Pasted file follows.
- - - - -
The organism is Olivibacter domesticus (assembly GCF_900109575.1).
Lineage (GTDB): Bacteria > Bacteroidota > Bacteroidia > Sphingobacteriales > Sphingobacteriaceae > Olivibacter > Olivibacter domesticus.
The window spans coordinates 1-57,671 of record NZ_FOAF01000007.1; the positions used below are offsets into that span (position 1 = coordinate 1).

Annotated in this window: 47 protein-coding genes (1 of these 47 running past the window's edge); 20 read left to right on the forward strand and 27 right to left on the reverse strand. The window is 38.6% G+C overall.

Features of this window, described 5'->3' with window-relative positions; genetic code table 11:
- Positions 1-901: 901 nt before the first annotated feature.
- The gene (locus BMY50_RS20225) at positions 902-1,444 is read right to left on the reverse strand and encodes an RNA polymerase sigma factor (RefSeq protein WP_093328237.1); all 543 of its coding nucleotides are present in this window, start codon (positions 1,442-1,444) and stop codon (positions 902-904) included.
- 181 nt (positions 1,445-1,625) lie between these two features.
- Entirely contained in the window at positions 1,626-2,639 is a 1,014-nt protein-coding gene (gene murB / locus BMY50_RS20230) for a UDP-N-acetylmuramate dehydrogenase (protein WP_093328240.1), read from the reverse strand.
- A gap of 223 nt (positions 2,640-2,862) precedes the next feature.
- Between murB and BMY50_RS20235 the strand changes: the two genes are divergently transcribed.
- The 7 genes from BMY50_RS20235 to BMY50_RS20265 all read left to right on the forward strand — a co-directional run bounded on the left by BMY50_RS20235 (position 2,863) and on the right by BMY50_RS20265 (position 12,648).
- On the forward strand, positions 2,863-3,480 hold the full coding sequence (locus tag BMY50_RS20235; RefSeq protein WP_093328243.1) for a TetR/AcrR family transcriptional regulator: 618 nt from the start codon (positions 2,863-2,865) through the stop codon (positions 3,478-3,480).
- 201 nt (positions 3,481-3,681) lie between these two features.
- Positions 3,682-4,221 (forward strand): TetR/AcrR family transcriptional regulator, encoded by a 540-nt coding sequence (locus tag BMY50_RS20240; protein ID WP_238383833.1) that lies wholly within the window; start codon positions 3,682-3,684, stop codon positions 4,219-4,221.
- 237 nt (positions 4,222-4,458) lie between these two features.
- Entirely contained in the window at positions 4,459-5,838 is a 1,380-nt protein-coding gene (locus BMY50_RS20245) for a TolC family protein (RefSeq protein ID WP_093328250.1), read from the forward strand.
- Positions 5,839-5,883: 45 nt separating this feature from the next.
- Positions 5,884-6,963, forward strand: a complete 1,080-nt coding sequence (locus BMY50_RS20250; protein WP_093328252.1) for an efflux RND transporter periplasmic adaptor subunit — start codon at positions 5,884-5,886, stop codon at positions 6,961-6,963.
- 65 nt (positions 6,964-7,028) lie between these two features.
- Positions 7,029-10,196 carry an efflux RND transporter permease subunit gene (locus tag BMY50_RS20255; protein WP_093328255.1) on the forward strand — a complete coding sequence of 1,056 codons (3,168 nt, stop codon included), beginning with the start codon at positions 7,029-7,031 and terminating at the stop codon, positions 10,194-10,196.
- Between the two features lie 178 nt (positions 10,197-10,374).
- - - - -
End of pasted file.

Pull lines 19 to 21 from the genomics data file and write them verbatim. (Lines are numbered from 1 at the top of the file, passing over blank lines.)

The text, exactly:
- Positions 5,884-6,963, forward strand: a complete 1,080-nt coding sequence (locus BMY50_RS20250; protein WP_093328252.1) for an efflux RND transporter periplasmic adaptor subunit — start codon at positions 5,884-5,886, stop codon at positions 6,961-6,963.
- 65 nt (positions 6,964-7,028) lie between these two features.
- Positions 7,029-10,196 carry an efflux RND transporter permease subunit gene (locus tag BMY50_RS20255; protein WP_093328255.1) on the forward strand — a complete coding sequence of 1,056 codons (3,168 nt, stop codon included), beginning with the start codon at positions 7,029-7,031 and terminating at the stop codon, positions 10,194-10,196.